Long Valley Charters help students be successful in school and in life
From the very beginning, relationships have played a fundamental role at Long Valley Charters. Originally opened in 1871 as a public school and relocated to its current location in 1968, Long Valley faced closure in 2000. Parents, teachers and community members banded together to keep the Long Valley School campus in Doyle open; their collective effort led to 19 years (and counting) operating as a classroom-based charter school for grades preschool through eighth.
When Long Valley first renewed its charter, the school added a Personalized Learning porgram in Susanville for grades K-12, now operating as Thompson Peak Charter. In 2010, Long Valley added a comparable program in Portola under Long Valley School. The school explored multiple sponsors before finding a stable, supportive partner in the Susanville School District and Fort Sage Unified School District.
Amid the transformation, school Director Sherri Morgan says, “The staff and families have done an outstanding job staying focused on learning. Students have continued to grow and be nurtured.”
Such is the bond — the relationships — between faculty, parents and students. Now, with three programs, Long Valley Charters serve almost 400 students, transitional kindergarten through 12th grade, in Plumas, Lassen, Sierra, and Shasta counties.
“We work with many students who are in the ‘gifted’ category as well as those who struggle, because we meet every student where they are, academically and socially,” Morgan explains.
Through its Personalized Learning program, Long Valley offers a variety of educational options to help students and their parents personalize a path to academic achievement that reflects the unique interests, passions and needs of each individual. Those options include classroom-based instruction, Personalized Learning, home schooling, online and blended learning.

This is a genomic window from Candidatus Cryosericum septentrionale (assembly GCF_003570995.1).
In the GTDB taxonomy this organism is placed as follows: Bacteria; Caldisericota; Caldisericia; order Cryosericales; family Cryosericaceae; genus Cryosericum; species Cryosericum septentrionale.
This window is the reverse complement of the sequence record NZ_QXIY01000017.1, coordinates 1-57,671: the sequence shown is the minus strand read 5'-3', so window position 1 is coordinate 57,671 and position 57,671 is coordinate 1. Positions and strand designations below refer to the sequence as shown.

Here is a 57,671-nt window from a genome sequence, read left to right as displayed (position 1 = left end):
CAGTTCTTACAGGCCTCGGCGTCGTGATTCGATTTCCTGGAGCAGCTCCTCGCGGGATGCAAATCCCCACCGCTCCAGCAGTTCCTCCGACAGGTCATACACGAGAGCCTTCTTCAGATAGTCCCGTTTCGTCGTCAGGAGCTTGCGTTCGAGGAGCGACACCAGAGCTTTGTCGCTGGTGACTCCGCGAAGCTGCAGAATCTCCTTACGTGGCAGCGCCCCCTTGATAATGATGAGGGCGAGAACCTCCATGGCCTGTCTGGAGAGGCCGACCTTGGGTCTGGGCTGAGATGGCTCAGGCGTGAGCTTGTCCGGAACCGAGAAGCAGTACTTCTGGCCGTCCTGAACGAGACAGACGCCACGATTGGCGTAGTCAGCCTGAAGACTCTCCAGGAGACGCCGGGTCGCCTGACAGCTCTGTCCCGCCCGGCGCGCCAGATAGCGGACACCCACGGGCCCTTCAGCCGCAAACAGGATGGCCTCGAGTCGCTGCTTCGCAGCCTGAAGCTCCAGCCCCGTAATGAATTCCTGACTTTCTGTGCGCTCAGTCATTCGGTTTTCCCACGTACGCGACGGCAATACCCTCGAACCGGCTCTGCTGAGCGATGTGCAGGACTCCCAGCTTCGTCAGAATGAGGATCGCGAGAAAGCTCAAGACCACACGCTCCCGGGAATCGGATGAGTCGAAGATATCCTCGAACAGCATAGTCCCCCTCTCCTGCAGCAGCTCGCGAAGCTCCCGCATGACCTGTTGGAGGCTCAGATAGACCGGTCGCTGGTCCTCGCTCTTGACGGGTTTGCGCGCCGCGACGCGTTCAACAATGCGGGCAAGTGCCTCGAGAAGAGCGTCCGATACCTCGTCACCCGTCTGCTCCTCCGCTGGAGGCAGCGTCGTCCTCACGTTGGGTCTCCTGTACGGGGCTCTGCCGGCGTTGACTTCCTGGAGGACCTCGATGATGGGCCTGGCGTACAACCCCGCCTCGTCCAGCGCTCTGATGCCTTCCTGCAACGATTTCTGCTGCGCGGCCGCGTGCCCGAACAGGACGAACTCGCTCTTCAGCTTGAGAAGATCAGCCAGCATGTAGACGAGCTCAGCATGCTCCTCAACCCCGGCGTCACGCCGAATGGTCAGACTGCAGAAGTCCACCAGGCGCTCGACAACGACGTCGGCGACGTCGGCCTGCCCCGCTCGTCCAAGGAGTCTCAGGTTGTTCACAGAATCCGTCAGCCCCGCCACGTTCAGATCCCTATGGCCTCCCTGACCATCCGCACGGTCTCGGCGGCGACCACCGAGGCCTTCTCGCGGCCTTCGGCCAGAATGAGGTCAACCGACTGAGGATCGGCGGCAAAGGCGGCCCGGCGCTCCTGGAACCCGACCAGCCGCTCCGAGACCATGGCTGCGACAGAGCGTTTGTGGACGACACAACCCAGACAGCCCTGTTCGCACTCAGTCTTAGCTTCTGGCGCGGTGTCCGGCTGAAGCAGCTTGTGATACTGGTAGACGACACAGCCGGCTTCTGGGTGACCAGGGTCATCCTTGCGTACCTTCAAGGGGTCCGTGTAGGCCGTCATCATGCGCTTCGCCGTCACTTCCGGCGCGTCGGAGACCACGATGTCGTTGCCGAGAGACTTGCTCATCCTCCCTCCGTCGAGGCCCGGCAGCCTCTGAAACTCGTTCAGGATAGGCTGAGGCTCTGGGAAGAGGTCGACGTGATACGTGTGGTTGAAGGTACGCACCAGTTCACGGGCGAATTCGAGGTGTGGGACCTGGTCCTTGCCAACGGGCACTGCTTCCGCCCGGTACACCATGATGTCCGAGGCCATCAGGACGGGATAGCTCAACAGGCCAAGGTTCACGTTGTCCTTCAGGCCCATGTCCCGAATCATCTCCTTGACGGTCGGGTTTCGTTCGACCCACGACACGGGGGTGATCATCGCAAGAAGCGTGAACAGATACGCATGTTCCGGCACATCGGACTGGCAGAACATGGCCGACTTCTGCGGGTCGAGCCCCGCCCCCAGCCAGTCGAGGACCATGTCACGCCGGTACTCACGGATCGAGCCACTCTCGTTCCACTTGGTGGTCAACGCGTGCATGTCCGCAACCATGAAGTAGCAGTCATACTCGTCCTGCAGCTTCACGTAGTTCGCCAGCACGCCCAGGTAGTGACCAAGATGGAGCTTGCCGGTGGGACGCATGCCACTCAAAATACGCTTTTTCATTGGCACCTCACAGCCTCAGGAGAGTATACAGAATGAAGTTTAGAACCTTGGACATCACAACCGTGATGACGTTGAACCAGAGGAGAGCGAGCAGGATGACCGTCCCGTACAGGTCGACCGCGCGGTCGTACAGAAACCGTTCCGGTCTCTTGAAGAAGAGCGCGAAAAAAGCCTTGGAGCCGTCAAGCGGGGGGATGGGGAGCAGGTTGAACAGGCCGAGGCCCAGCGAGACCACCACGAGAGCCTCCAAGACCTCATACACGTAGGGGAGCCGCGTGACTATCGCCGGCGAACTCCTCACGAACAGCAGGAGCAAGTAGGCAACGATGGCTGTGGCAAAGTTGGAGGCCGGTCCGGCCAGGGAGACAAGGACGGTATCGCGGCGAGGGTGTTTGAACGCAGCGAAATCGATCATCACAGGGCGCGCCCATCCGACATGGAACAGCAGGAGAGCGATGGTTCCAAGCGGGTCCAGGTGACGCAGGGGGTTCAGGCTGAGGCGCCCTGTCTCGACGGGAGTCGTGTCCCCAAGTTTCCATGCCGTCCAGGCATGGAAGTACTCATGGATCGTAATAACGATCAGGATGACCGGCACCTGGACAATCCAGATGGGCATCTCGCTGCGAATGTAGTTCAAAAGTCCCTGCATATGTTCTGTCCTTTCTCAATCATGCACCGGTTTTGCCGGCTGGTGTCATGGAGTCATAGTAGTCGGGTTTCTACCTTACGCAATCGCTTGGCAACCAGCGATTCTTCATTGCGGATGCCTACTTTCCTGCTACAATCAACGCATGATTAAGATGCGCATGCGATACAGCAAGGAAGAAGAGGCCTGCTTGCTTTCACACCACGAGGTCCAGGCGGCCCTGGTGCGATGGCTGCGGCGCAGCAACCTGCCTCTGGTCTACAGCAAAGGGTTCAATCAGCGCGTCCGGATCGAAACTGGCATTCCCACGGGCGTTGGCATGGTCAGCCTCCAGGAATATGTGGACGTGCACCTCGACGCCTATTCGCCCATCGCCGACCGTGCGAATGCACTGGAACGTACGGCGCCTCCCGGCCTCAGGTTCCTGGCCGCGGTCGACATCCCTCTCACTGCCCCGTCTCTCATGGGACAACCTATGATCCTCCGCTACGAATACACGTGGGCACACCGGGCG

We require that students achieve mastery of the California State Standards; how they get there is where the individualization happens. We’ve begun to shift the question of, "What do you want to be when you grow up?" to "What problems do you want to solve when you grow up?" When students leave our program, they are prepared for college or the world of work as they have had the opportunity to reflect on their passions and take an active role in their learning long before they graduate.
Developing personalized educational plans for each child is a collaborative process
Each teacher develops a relationship with their student and the student's family. Sometimes this includes parents, grandparents, siblings, aunts and uncles which makes it a true family affair.
Again, the model for success comes back to relationships. Our teachers, when they’re hired, know relationships come first because we believe in the quote from Rita Peterson that, "You cannot teach a child until you reach a child."